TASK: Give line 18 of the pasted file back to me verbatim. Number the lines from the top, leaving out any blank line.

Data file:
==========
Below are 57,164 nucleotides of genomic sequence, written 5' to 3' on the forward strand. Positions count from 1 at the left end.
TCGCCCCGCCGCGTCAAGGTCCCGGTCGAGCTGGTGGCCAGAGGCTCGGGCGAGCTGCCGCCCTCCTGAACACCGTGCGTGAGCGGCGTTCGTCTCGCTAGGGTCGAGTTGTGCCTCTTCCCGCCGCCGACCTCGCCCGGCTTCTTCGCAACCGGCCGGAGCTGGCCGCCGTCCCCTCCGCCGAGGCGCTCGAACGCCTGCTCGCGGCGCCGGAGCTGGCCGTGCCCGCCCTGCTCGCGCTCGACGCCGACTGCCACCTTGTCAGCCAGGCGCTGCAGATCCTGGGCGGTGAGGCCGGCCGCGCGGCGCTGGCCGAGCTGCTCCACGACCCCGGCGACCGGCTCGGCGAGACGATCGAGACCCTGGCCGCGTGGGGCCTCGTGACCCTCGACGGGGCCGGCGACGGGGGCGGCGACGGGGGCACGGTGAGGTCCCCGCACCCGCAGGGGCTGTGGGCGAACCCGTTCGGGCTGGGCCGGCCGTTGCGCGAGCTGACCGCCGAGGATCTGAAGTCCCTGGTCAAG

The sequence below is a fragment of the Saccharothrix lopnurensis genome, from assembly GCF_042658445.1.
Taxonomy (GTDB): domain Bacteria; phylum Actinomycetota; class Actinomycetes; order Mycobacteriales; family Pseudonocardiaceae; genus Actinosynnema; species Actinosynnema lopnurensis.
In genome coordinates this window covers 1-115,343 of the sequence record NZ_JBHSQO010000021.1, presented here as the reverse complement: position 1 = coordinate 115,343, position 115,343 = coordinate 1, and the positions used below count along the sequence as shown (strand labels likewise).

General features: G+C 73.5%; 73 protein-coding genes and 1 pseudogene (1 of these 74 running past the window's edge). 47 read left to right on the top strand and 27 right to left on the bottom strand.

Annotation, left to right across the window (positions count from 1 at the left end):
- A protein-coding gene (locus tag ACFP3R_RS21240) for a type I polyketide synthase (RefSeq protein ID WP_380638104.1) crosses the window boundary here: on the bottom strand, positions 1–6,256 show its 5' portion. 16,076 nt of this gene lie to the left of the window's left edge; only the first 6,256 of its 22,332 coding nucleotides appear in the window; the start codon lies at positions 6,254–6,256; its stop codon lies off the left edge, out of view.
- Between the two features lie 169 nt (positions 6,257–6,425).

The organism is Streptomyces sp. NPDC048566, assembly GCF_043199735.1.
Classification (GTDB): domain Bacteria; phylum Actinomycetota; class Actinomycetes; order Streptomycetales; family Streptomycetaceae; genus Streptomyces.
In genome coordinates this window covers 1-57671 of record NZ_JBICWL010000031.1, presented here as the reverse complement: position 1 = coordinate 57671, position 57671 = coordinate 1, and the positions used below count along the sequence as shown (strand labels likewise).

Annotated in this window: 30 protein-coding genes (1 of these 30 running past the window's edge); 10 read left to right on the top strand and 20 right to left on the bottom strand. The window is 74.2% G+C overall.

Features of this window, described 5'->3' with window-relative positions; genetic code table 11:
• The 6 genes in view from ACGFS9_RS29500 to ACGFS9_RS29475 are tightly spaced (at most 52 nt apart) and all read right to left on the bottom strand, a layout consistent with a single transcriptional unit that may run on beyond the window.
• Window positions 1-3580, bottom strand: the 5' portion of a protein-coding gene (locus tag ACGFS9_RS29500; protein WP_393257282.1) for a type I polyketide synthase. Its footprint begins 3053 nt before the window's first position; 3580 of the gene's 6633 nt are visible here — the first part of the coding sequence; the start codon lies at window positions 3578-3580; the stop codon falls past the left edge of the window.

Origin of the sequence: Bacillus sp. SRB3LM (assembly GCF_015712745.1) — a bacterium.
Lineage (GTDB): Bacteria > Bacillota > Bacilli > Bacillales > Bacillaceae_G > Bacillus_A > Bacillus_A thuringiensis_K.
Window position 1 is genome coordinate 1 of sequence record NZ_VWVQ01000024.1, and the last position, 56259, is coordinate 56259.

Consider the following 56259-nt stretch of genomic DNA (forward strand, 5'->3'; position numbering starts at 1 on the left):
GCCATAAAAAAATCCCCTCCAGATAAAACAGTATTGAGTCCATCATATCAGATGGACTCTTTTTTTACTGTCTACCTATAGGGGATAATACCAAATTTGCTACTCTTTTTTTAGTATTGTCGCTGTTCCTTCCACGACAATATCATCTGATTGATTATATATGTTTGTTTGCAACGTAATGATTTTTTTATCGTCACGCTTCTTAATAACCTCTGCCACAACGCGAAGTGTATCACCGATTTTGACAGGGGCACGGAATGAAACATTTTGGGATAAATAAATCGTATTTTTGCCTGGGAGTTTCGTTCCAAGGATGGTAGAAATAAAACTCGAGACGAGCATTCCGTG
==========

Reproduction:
Lineage (GTDB): Bacteria > Bacillota > Bacilli > Bacillales > Bacillaceae_G > Bacillus_A > Bacillus_A thuringiensis_K.